For Heinz Kluncker, a young boy in Nazi Germany, the evils of that regime came through to him in the form of being forbidden to listen to foreign radio stations.
"I loved jazz, but I could not listen because you were not allowed. If they caught you listening to a foreign radio station--there was no jazz in Germany--they would kill you. So if you wanted to listen, you had to listen with headphones," Kluncker says.
As Kluncker grew older, Nazi ideology came closer to home and, and he became an opponent of the government. Kluncker says he did not accept Nazi ideology and disliked the marching exercises required of all youth in the Third Reich.
"As a young man. I was thinking why so many grown-ups believed in the Nazi ideology and why do your parents not believe. And why is someone in your family in prison. And, as I'm told, my mother was tortured by the Gestapo. And when she told me this, I was in the army-we had a draft army during the war. And I says, `I see no reason to defend this system with a weapon,'" Kluncker says.
So Kluncker deserted the German army in 1944 and escaped to the United States, where he remained in an prison camp until the end of the war. After the war Kluncker returned to his homeland, where he became an official of West Germany's Social Democratic Party and halped start labor unions.
Now an international labor leader, Kluncker is spending the semester at the Kennedy Schol as the first Jerry Wurf fellow. Kluncker, who hails from Stuttgart, is conducting a seminar series on international labor issues. The study group will analyze various labor issues--including deregulation and bargaining--and the relationship between worker organizations in the East and West.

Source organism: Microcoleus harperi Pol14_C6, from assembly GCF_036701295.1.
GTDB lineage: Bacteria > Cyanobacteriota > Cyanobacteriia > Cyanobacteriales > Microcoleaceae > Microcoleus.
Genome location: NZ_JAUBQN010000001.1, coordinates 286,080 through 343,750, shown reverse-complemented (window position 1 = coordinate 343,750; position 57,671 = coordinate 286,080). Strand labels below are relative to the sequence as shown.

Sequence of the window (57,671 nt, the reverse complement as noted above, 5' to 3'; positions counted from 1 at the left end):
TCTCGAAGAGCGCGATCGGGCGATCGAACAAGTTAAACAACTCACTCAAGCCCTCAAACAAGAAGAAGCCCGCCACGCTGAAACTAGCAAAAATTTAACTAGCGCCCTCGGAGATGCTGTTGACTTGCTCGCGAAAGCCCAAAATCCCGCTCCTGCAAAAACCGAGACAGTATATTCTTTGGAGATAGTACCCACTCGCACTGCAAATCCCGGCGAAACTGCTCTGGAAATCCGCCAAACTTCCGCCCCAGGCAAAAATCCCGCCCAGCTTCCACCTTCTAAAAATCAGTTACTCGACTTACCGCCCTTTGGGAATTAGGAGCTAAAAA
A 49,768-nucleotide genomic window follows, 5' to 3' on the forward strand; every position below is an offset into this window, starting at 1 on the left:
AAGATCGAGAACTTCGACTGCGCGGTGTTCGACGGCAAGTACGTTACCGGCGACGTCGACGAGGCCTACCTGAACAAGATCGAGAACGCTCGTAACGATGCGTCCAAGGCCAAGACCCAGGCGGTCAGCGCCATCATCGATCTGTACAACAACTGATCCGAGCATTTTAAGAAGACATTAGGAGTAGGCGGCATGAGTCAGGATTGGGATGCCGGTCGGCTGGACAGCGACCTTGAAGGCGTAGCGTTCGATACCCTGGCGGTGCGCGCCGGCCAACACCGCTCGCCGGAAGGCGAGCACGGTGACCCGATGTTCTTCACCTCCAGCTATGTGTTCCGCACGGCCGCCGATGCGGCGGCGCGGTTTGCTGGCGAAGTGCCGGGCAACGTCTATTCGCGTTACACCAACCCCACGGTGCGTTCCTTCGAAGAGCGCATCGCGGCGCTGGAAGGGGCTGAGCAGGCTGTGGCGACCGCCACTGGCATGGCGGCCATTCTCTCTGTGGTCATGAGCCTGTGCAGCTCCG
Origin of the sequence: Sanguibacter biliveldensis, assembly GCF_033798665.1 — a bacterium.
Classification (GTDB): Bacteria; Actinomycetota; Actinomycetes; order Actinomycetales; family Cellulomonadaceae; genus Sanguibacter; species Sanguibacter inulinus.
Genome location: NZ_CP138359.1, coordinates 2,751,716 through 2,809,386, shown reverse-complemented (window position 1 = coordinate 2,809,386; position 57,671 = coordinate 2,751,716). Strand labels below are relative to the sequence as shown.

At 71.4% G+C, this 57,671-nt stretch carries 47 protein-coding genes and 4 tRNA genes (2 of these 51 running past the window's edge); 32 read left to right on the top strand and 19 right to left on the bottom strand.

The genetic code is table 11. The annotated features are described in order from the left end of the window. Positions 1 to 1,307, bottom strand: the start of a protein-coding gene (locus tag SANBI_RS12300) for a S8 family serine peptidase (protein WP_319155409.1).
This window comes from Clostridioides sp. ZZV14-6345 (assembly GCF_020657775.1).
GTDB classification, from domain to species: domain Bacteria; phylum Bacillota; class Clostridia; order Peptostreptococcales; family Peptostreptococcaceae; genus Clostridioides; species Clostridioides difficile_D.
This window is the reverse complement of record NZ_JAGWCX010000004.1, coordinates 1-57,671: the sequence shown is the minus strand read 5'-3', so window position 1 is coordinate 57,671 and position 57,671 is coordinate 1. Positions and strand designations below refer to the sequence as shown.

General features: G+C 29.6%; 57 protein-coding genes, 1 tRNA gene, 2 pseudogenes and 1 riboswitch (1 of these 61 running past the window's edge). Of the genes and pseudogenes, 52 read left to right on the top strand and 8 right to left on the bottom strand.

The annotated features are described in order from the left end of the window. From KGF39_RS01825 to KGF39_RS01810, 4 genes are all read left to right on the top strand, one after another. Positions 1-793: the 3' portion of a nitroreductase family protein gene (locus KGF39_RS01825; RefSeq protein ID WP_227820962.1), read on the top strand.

"There was a need to have a medium of contact among workers to tell people in Russia that we are a majority of German people in favor of creating peace, but we do not agree with their political structure--we are not in favor of a communist dictatorship," Kluncker says.
There is a specific need in the West to contact--and to exchange experiences with--the grassroots of the people. Labor is a good instrument among both sides to create contacts among people," Kluncker says.
Kluncker has not limited his work to Germany. He has traveled throughout Europe, Africa, Southeast Asia and South America to organize unions in all trades. He was active in Poland's Solidarity movement and has visited Turkish prisons to support jailed union activists.
In the 1970s and early 1980s, Kluncker served as acting president of the International Union Association, an organization of national unions, and he is currently honorary president of Public Services International, a free-world labor organization. Kluncker has also been a leader in the International Labor Organization, representing the labor view in conferences which draw representatives from labor, management, and government.
Kluncker also says that his stay in Cambridge will give him the chance to meet others who will "share their feelings and understandings [with me] about certain world problems, and I can, if they want, give my practical experience on issues of labor concern."
Kluncker calls his semester stay at the IOP an "amazing experience" that will give him the opportunity to reflect and to learn. "From time to time, you get used to the system you live with," he says. "And you don't have time while you are working hard to think over, 'Are you in the right direction? Why is this so? And why not?"
"And this opportunity gives you the opportunity to analyze where you are and to think again where you want to go and how to reach your objectives," Kluncker says.